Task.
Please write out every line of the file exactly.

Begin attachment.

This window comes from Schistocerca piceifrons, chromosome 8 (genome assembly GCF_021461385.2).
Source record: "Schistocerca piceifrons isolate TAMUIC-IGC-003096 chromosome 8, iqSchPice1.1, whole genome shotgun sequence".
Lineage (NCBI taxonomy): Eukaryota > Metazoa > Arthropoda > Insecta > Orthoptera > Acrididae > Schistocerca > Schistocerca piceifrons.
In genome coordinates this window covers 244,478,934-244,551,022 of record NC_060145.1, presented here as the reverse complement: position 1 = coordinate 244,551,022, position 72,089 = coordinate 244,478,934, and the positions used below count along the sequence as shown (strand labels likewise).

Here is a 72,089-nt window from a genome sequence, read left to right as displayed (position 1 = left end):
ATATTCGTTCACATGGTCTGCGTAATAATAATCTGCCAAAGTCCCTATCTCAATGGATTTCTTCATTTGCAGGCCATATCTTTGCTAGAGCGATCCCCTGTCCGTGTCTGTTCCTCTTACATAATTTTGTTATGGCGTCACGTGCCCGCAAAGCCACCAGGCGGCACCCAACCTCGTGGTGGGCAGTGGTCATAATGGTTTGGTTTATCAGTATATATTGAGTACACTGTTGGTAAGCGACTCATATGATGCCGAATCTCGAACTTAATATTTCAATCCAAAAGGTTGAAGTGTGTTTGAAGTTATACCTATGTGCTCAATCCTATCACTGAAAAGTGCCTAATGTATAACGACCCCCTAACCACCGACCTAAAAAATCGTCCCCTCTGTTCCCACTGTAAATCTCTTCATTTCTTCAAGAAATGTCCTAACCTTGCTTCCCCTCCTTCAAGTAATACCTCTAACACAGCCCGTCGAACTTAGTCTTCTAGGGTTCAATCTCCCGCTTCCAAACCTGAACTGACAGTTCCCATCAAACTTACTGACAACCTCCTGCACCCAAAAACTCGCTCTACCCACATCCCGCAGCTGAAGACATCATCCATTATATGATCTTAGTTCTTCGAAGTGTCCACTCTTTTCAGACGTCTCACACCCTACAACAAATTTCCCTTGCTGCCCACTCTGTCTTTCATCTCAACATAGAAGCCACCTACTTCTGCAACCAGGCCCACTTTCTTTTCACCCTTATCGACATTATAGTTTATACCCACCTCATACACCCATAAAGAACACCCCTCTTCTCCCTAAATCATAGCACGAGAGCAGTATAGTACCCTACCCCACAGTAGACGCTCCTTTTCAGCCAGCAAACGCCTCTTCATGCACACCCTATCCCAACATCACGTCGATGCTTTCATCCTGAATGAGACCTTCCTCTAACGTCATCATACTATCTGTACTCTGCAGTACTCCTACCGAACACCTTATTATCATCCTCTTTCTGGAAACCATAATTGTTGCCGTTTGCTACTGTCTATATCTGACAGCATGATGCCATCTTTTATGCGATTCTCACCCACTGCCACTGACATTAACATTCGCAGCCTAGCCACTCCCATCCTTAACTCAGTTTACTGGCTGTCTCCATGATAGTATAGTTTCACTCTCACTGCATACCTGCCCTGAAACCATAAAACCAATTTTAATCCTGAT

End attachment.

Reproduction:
This window comes from Schistocerca piceifrons, chromosome 8 (genome assembly GCF_021461385.2).
Source record: "Schistocerca piceifrons isolate TAMUIC-IGC-003096 chromosome 8, iqSchPice1.1, whole genome shotgun sequence".
Lineage (NCBI taxonomy): Eukaryota > Metazoa > Arthropoda > Insecta > Orthoptera > Acrididae > Schistocerca > Schistocerca piceifrons.
In genome coordinates this window covers 244,478,934-244,551,022 of record NC_060145.1, presented here as the reverse complement: position 1 = coordinate 244,551,022, position 72,089 = coordinate 244,478,934, and the positions used below count along the sequence as shown (strand labels likewise).

Here is a 72,089-nt window from a genome sequence, read left to right as displayed (position 1 = left end):
ATATTCGTTCACATGGTCTGCGTAATAATAATCTGCCAAAGTCCCTATCTCAATGGATTTCTTCATTTGCAGGCCATATCTTTGCTAGAGCGATCCCCTGTCCGTGTCTGTTCCTCTTACATAATTTTGTTATGGCGTCACGTGCCCGCAAAGCCACCAGGCGGCACCCAACCTCGTGGTGGGCAGTGGTCATAATGGTTTGGTTTATCAGTATATATTGAGTACACTGTTGGTAAGCGACTCATATGATGCCGAATCTCGAACTTAATATTTCAATCCAAAAGGTTGAAGTGTGTTTGAAGTTATACCTATGTGCTCAATCCTATCACTGAAAAGTGCCTAATGTATAACGACCCCCTAACCACCGACCTAAAAAATCGTCCCCTCTGTTCCCACTGTAAATCTCTTCATTTCTTCAAGAAATGTCCTAACCTTGCTTCCCCTCCTTCAAGTAATACCTCTAACACAGCCCGTCGAACTTAGTCTTCTAGGGTTCAATCTCCCGCTTCCAAACCTGAACTGACAGTTCCCATCAAACTTACTGACAACCTCCTGCACCCAAAAACTCGCTCTACCCACATCCCGCAGCTGAAGACATCATCCATTATATGATCTTAGTTCTTCGAAGTGTCCACTCTTTTCAGACGTCTCACACCCTACAACAAATTTCCCTTGCTGCCCACTCTGTCTTTCATCTCAACATAGAAGCCACCTACTTCTGCAACCAGGCCCACTTTCTTTTCACCCTTATCGACATTATAGTTTATACCCACCTCATACACCCATAAAGAACACCCCTCTTCTCCCTAAATCATAGCACGAGAGCAGTATAGTACCCTACCCCACAGTAGACGCTCCTTTTCAGCCAGCAAACGCCTCTTCATGCACACCCTATCCCAACATCACGTCGATGCTTTCATCCTGAATGAGACCTTCCTCTAACGTCATCATACTATCTGTACTCTGCAGTACTCCTACCGAACACCTTATTATCATCCTCTTTCTGGAAACCATAATTGTTGCCGTTTGCTACTGTCTATATCTGACAGCATGATGCCATCTTTTATGCGATTCTCACCCACTGCCACTGACATTAACATTCGCAGCCTAGCCACTCCCATCCTTAACTCAGTTTACTGGCTGTCTCCATGATAGTATAGTTTCACTCTCACTGCATACCTGCCCTGAAACCATAAAACCAATTTTAATCCTGAT